More than 20,000 consumers and businesses across Canberra who were connected to the TransACT VDSL2 network have received misleading letters from NBN Co stating their telephone and internet service would be disconnected if they did not move to the NBN.
Between January and 11 July, 2019, NBN Co sent multiple letters to consumers and businesses across Canberra informing them they needed to move to the NBN or would face the prospect of losing services.
The telecommunications company has admitted in a court-enforceable undertaking to the Australian Consumer and Competition Commission (ACCC) that it misled Canberra consumers, who lived in areas where the NBN was operating, into thinking their telephone and internet services supplied over the TransACT network would be disconnected if they did not move to the NBN.
NBN Co has now committed to reimbursing the early termination costs paid by consumers and businesses who moved to NBN Co before 10 July 2019 and then chose to return to the TransACT network.
ACCC chair Rod Sims said it is unacceptable for NBN Co to tell consumers on other broadband networks, such as the TransACT network, that moving to the NBN is their only option.
“Moving to the NBN is an important decision and it can be confusing,” said Mr Sims. “Consumers should be able to trust that NBN Co is providing them with accurate information.
“The ACCC will not hesitate to seek high penalties in court against NBN [Co], and other telcos, if we see this type of conduct again.”
Leading telecommunications consultant Paul Budde told Region Media the mistake by NBN Co was “probably not deliberate”, but the letters highlighted the context of the company trying to monopolise the marketplace.
“They [NBN Co] are becoming a little less careless and a little bit more bullying, and the culture is becoming such that these sorts of mistakes can easily happen,” he said.
“It’s exactly what happened with Telstra decades ago and you see it happening with all the monopolies around the country and the world. Management just needs to be more vigilant of these things happening.”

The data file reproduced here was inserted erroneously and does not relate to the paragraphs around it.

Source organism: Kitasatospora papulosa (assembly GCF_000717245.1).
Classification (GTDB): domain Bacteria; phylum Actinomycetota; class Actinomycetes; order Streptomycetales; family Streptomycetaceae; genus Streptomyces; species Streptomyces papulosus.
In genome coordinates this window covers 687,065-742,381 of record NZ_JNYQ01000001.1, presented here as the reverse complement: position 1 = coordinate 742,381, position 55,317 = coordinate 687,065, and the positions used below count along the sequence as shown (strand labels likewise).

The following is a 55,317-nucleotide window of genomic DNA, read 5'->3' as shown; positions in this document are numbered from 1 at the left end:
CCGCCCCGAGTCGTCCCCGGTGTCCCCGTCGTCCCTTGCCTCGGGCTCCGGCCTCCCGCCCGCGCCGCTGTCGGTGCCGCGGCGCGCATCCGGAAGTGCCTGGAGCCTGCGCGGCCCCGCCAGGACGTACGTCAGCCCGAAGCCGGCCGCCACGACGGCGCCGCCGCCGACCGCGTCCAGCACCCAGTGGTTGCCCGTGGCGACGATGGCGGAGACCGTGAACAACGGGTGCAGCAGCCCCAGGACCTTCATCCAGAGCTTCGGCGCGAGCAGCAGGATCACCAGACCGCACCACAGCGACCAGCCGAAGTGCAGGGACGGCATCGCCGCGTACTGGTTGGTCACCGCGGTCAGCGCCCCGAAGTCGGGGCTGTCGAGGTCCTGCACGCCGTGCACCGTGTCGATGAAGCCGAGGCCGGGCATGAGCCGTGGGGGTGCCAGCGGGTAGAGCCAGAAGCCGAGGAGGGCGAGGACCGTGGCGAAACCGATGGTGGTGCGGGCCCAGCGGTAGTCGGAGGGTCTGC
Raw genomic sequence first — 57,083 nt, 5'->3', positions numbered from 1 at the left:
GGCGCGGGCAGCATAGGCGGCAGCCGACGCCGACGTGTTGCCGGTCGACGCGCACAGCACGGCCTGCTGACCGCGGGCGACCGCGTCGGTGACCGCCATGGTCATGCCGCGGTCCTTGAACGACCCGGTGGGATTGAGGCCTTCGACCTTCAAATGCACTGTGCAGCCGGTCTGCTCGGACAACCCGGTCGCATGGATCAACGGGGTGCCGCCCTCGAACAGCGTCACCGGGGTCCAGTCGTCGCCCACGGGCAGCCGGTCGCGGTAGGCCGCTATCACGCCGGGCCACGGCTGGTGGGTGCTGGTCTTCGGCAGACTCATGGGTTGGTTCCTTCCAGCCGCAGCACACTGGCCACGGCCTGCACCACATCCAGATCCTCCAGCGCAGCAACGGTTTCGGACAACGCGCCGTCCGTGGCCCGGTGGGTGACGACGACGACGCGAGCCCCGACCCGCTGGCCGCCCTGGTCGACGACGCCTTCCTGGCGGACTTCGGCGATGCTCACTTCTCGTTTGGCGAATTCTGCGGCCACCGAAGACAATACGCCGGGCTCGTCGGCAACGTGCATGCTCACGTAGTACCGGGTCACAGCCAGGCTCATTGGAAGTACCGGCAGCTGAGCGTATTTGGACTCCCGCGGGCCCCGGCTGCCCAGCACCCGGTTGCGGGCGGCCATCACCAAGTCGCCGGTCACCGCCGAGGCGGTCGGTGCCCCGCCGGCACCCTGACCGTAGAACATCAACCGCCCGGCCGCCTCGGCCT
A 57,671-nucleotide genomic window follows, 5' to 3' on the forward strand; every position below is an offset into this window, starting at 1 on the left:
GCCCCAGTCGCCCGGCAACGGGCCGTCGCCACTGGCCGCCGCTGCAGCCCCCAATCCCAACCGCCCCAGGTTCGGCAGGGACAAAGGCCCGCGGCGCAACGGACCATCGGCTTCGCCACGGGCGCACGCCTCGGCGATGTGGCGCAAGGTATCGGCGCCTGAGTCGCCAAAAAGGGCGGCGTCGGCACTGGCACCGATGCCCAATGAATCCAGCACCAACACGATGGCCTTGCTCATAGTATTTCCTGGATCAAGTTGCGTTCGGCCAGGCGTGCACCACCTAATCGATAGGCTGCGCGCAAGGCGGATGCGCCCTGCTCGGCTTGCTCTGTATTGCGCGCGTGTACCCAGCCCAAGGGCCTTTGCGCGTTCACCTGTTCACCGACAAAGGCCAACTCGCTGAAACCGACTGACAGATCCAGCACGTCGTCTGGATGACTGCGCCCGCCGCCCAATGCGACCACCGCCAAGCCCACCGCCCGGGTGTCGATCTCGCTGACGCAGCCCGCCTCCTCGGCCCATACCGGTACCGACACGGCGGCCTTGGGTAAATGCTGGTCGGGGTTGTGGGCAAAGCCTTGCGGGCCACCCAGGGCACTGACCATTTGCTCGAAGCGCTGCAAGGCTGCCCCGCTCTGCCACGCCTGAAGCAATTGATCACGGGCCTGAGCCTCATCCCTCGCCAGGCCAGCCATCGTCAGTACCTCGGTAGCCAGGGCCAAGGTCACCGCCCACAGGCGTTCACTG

During the height of the COVID-19 lockdown, NBN Co offered internet retailers a 40 per cent capacity boost for five months from March at no extra charge. On 4 June, this offer was extended for internet providers to supply additional data capacity at no extra cost until 19 August.
The company also reported a 38 per cent increase in total revenue to $2.8 billion in the nine months to 31 March, 2020, following a strong third quarter of residential and business activations. Revenue from businesses also increased to $496 million in the nine months to 31 March, up from $341 million during the previous corresponding period.
On 24 April, NBN reached the seven million activations milestone, two months ahead of schedule.
“We remain on track to make 11.5 million premises ready to connect, thereby completing the initial rollout by 30 June, 2020,” said NBN Co CEO Stephen Rue.
However, Mr Budde said the government has a difficult role to play in regulating the only wholesale operator in the marketplace, with no plans to upgrade the network.
“As the owner, the government wants NBN Co to make as much money as possible and therefore not make a ruling on the company’s actions as it will negatively affect the income it produces,” he said.
“The government may, in the back of its mind, want to sell off NBN Co at some stage to privatise it, so again, they want to get the maximum amount of money for it by giving NBN Co as much monopoly as possible.
“NBN can then increase prices and use their monopolistic behaviour to ramp up revenue.”
A further issue exists in the rollout of the new network as the old network of copper wires is gradually being decommissioned, with the rest of Australia expected to be connected by the revised deadline of 30 June this year.
An examination of the latest NBN Co rollout data reveals the number of households placed in the satellite network has suddenly jumped by 20,000 in the space of a few weeks, ahead of the revised rollout.
Mr Budde said further attention is needed to address network speeds and connection issues in cities such as Canberra, especially during a crisis such as the COVID-19 pandemic.
“NBN has been holding up, but there is still not enough capacity to be resilient during a crisis,” he said.
“The international consensus is that you need fibre to the home, which puts pressure on regional areas such as Canberra to have a first-class network as many businesses and homes fight to keep up in a digital economy.”